This research arises from the need for a measurement instrument that allows us to estimate both the levels of fear and anxiety towards COVID-19 in the general adult population in Spain. Therefore, the objective of this work was the development of a scale for this purpose, starting with the design of 10 items carried out by the panel of experts that participated in the study by Ahorsu et al. [15].

2. Materials and Methods

2.1. Design

The transcultural adaptation into Spanish of the 10 items that were created and designed by the panel of experts that participated in the study by Ahorsu et al. [15] was carried out. With this, the Anxiety and Fear of COVID-19 (AMICO) Assessment Scale was designed and validated during October 2020. Likewise, a descriptive psychometric pilot study was developed for the validity and reliability assessment.

2.2. Instrument

The instrument used as the starting point of the study was the 10-item version on which the study by Ahorsu et al. [15] was based and which evaluates the scary construct of COVID-19 with a Likert-type measurement scale of five points. The answers are “1 totally disagree”, “2 disagree”, “3 neutral”, “4 agree”, and “5 totally agree”. The minimum possible score is 10 points, and the maximum score is 50 points [15].

2.3. Participants

To achieve the objective of the research, according to the contributions by Epstein et al. [24], two different groups of participants were formed: on the one hand, the panel of experts who agreed to participate in the study consisted of 10 professionals and researchers from different Spanish universities with an academic level of Doctor or Official Master, whose areas of knowledge were public health, family medicine, clinical psychology, nursing, sociology, and social work. Second, for the pilot study, data were collected on a sample of 445 subjects over the age of 18, who were Spanish and residing in Spain. A non-probabilistic snowball sampling process was executed. The sample size required for pilot studies [25], relative to the tool items, was of 180 subjects, although data from 445 subjects were eventually collected.
The sample of experts was accessed through personalized emails that contained all the information and objectives of the study as well as a link to accept and participate.
Regarding the pilot study sample, it was accessed by emails to different groups and disseminated via social networks (WhatsApp©, Facebook©, Twitter©, and LinkedIn©). The email message contained all the information and objectives related to the study, as well as a link to accept participating in the study.

2.4. Procedure

Following the proposed classic methodology by Epstein et al. [24], the tool design procedure was developed in four phases (Figure 1):
(a). Translation into Spanish by four translators with a C1 minimum level of English, according to the Common Framework of Reference for Languages [26].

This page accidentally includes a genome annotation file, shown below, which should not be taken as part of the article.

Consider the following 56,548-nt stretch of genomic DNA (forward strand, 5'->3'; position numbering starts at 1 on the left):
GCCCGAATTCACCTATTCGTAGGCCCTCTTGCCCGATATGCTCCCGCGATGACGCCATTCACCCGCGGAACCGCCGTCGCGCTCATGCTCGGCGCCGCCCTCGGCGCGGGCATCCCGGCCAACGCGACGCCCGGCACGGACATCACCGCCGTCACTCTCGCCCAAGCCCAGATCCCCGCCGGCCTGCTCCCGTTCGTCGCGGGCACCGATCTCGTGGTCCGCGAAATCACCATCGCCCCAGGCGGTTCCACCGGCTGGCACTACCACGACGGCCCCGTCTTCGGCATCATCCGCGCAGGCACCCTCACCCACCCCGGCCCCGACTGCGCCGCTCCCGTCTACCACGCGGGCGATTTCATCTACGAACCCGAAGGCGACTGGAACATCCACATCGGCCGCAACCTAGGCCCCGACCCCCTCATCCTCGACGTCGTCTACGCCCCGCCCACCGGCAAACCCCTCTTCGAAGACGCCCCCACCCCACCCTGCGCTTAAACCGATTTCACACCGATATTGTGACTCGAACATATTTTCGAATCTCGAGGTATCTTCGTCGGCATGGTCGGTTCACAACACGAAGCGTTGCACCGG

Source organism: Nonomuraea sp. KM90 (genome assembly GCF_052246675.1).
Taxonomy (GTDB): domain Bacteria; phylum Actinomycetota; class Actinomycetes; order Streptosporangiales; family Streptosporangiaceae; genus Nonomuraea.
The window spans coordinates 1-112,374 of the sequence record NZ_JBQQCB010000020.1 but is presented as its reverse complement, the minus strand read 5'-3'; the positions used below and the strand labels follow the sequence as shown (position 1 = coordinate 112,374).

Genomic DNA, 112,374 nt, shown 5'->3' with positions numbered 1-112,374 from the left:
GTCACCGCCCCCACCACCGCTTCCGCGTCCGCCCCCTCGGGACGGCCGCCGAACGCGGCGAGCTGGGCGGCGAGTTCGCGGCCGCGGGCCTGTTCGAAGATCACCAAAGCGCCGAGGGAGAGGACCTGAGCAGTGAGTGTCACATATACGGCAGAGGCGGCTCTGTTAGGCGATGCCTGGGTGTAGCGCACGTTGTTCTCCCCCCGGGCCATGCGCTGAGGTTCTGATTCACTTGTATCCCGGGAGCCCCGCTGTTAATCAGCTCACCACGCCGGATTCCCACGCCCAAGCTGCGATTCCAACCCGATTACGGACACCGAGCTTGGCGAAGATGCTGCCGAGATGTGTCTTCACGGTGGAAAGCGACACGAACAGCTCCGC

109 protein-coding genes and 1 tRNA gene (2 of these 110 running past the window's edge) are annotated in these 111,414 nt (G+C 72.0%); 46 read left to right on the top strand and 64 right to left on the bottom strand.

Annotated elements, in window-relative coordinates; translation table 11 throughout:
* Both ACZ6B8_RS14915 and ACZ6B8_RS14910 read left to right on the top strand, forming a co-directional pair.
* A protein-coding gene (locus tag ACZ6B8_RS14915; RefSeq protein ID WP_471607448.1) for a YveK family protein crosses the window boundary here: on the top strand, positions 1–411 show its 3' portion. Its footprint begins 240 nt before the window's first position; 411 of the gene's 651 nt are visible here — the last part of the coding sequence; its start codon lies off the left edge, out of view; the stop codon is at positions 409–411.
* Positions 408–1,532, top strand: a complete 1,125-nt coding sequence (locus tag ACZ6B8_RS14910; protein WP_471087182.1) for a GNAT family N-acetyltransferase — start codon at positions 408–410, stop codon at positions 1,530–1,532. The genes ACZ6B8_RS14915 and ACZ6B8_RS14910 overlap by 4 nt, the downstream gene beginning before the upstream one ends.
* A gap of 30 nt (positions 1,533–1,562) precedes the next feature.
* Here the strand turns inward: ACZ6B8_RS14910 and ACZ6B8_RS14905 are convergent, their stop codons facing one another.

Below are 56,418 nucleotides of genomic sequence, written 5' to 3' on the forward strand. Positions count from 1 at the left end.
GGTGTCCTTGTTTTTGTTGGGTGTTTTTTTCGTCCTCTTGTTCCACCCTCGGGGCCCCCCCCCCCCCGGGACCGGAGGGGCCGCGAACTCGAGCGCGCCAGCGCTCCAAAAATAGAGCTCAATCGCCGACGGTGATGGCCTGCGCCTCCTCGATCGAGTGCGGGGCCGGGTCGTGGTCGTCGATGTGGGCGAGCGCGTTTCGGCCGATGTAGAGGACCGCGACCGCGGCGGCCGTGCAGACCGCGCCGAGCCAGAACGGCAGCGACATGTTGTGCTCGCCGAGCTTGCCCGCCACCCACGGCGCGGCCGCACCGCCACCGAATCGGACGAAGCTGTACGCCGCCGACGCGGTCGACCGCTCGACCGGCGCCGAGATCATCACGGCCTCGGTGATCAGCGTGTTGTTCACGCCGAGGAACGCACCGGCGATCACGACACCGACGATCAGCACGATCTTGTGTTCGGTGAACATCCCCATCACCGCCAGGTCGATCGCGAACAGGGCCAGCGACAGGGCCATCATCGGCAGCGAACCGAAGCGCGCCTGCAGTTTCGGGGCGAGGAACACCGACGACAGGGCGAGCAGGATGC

(b). The four Spanish versions were jointly discussed by a panel of 10 experts, using the Google Forms app© (Google, Mountain View, CA, U.S.) and the Delphi technique in three steps:
First step: the experts gave their opinion on the best of the four Spanish translations obtained. In addition, they were asked about the Likert response translation into Spanish and whether they considered this to be the best option for the new response scale. Following the analysis of the collected opinions, consensus was obtained regarding the best translation of the 10 items into Spanish.
Second step: A second round took place to learn the experts’ opinion on the need to include new items in the questionnaire, as it was intended to assess anxiety as well as fear. The opportunity to identify new items related to anxiety medication was also offered, if deemed appropriate, in order to set a scale as comprehensively as possible. Thus, they were freely urged to write down the strictly necessary items, taking into account their area of knowledge and the theoretical and fundamental bases that define the anxiety construct.
Third step: A third round was held with the new items identified in the previous step, and the opinions and final consensus obtained were analyzed.
(c). The preliminary version of the questionnaire, adapted into Spanish and finally made up of 18 items, was submitted to a new assessment by the research team with the aim of studying its applicability and agreeing on the final version to be tested.
(d). A pilot study was conducted for the validity and reliability of the AMICO scale.

2.5. Variables

The questionnaires sent to the panel of experts, created through the Google Forms tool©, collected sociodemographic variables (sex, age, academic degree, research activity, teaching activity, and area of knowledge), as well as variables of the instrument to evaluate the corresponding instructions (items). On the other hand, the questionnaire sent to the pilot study sample contained sociodemographic variables (sex, age, and country of residence), the scale variable (18 items from the preliminary version of the AMICO scale), and their free opinion regarding the drafting of the proposed items.

2.6. Data Analysis